After tackling the West Links, an afternoon round should be scheduled on the East Links, a.k.a. Glen Golf Club, a sporty 6,079-yard, par-69 layout that ascends a plateau and serves up stupendous views of Bass Rock, one of the world’s largest bird sanctuaries. Back on land, ancient castle ruins loom into view at the far end of the course. The 13th, a par three called the Sea Hole, drops from an elevated tee to a green sited at the edge of a cliff. Depending on the breeze, this thrilling hole, much like the seventh at Pebble Beach, can require a pitching wedge one day and a 3-iron the next. A headlands course rarely patronized by Americans, the East Links was expanded by James Braid from nine to 18 holes in 1906. It is one of East Lothian’s hidden delights.
And then there’s the Honourable Company of Edinburgh Golfers, a.k.a. Muirfield, the oldest golf club in continuous existence (1744). It is also, hands down, the starchiest and most exclusive club in Scotland. One does not decide on a whim to show up at Muirfield for a friendly game. One writes months in advance with handicap data and a flexible range of dates, which are confined mainly to Tuesdays and Thursdays. Assuming the golf gods have smiled on one’s humble entreaty, one arrives suitably attired in coat and tie. One dresses for golf in the visitors’ locker room and plays, shot for shot, the finest, fairest and most flawlessly conditioned course in Scotland. Two contrasting loops of nine holes box the compass, inviting the wind from all directions. Thick rough and sod-walled bunkers punish the wayward. The subtly undulating greens are firm and true. The course is all of one piece: There are no truly outstanding holes, but neither is there a klinker among the 18. Superlative is the word, even if the links is, ahem, slightly removed from the sea. Honest and straightforward in its presentation of challenges, Muirfield has hosted 15 British Opens and has produced many great champions, from Harry Vardon to Tom Watson. It is, as my Jim Finegan has remarked, “awash in lore.”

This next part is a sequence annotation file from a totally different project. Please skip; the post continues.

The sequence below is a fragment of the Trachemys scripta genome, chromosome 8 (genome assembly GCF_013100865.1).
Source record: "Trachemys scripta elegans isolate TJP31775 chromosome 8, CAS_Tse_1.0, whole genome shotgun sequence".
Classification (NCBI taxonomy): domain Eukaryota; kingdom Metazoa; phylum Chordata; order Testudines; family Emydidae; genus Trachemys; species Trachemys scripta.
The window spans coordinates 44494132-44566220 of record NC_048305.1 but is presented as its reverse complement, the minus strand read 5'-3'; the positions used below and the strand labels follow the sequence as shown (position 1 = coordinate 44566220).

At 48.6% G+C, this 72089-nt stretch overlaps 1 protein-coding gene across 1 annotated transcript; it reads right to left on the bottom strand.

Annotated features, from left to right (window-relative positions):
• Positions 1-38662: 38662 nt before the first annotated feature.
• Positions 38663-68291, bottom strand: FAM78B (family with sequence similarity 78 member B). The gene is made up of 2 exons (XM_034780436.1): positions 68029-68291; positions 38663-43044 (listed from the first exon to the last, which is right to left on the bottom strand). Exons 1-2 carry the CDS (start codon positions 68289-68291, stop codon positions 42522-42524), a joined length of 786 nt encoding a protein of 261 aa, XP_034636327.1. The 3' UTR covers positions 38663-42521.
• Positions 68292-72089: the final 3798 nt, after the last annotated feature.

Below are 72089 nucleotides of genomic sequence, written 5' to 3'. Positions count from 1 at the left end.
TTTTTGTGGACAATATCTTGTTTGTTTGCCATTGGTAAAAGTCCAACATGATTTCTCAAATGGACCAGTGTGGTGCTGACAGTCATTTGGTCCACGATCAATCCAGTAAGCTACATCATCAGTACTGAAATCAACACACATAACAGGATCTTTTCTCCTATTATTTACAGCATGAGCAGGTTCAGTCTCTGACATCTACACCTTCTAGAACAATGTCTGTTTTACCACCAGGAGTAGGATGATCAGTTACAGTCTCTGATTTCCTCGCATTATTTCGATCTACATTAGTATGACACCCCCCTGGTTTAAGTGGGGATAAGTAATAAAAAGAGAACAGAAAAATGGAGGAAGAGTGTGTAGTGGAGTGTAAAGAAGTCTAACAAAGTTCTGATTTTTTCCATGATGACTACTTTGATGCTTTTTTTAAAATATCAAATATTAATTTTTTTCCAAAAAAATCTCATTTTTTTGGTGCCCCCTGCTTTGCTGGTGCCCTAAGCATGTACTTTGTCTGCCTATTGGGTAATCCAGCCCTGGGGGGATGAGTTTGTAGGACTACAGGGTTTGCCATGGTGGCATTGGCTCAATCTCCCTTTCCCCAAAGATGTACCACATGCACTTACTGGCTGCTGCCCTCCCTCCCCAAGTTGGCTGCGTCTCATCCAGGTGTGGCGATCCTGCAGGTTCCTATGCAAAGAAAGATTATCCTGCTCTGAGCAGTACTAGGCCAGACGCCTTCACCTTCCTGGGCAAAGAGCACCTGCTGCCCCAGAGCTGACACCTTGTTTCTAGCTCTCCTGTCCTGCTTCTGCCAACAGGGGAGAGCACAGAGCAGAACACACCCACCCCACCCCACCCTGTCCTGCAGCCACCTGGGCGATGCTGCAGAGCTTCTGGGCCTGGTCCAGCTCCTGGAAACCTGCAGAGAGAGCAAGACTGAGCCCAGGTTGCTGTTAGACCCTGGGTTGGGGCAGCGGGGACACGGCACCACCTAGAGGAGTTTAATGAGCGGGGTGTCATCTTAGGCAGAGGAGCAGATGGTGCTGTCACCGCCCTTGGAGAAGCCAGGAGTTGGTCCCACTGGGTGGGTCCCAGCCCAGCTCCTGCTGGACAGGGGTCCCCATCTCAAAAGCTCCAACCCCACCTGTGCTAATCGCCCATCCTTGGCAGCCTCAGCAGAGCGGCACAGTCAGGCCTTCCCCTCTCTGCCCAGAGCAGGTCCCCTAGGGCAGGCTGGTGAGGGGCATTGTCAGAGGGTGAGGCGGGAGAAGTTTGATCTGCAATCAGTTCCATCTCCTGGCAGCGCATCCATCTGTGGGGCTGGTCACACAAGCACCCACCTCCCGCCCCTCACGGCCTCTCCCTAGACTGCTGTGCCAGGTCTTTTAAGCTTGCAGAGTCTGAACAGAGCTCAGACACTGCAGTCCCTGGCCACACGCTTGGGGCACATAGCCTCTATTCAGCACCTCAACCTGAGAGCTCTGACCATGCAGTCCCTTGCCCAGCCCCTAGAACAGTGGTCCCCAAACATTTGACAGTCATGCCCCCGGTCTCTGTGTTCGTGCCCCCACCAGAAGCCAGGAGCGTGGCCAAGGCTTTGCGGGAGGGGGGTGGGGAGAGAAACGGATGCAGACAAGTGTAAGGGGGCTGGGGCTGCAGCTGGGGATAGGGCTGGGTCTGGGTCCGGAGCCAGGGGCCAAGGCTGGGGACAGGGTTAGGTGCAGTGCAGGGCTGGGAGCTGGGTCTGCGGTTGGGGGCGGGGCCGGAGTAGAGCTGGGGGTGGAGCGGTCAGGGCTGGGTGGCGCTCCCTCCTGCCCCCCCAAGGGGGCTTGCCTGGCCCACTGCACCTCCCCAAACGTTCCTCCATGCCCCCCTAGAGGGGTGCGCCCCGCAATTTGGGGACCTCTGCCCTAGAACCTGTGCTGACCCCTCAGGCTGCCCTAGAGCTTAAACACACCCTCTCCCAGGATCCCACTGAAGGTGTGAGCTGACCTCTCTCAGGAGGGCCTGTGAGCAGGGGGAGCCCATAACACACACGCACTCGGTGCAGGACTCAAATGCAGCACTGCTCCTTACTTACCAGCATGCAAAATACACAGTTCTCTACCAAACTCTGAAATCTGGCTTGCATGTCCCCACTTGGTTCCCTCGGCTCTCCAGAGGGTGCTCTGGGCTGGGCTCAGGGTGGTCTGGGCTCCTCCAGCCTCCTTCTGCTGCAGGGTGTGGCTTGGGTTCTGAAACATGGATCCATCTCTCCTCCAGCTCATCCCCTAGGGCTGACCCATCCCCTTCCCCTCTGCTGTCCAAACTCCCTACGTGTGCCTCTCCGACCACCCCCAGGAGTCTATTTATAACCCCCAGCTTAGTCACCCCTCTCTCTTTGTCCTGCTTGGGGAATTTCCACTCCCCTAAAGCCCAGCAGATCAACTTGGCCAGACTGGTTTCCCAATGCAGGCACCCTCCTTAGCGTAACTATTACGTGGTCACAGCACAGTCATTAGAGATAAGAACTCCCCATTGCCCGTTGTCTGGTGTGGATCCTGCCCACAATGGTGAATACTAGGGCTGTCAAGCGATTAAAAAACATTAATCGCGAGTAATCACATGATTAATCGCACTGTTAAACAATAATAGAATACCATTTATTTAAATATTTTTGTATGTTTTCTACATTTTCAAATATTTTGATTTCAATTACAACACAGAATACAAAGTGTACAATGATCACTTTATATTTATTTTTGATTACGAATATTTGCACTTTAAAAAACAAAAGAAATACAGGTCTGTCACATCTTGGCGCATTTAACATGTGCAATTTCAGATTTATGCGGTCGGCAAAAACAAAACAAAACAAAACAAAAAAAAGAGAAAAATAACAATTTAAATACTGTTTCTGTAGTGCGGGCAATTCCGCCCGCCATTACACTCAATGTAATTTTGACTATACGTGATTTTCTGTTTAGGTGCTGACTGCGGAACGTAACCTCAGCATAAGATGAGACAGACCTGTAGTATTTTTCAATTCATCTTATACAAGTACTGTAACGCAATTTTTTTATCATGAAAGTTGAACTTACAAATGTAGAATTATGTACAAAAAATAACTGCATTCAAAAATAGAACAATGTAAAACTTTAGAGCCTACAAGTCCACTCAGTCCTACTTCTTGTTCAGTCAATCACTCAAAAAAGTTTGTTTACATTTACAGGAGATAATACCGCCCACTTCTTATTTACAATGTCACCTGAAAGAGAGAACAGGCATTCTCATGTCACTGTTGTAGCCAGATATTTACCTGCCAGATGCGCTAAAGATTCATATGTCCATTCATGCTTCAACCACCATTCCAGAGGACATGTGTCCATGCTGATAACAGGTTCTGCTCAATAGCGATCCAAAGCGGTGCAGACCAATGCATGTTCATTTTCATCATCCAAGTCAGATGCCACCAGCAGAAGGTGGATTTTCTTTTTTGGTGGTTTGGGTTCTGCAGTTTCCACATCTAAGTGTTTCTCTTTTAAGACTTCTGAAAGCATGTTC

After the morning round, players who’ve made the necessary arrangements can freshen up, put the coat and tie back on, and enjoy the famous Muirfield lunch, a memorable six-course repast. After lunch, it’s back onto the course for an afternoon of Scotch foursomes–partners play alternate shots. It’s a delightful, social game that takes three hours or less. Need a final, ringing endorsement before you’ll jump through the hoops to play this unassailably great links? Consider that Jack Nicklaus chose Muirfield when it came time to name his Village in Ohio.
The supporting cast in East Lothian is strong. Heading the list is Luffness New, a delightful par-69 layout that may prove short for big hitters but which gives pleasure to average players. The bunkers are well-sited, the greens are perfect. Many describe it as a junior version of Muirfield.
Dunbar, easternmost of the East Lothian courses, is a very old club (1856) set along the North Sea. The first three holes are inland, as is the 18th, but the core of the links traces the curve of the rocky shore. Dunbar, an Open qualifying course, is generally the windiest links in the region.
Midway between Dunbar and North Berwick is East Lothian’s newest venue, Whitekirk, a 6,526-yard, par-72 links unveiled in 1995 that shows no trace of its recent vintage. Laid out on high ground set back from the coast, the course nevertheless shares the characteristics of a links. Course designer Cameron Sinclair, a young Scot, used the natural water hazards and considerable movement in the ground to produce a solid test that becomes something more than that on a windy day. The views over the Firth of Forth and Tantallon Castle are inspiring.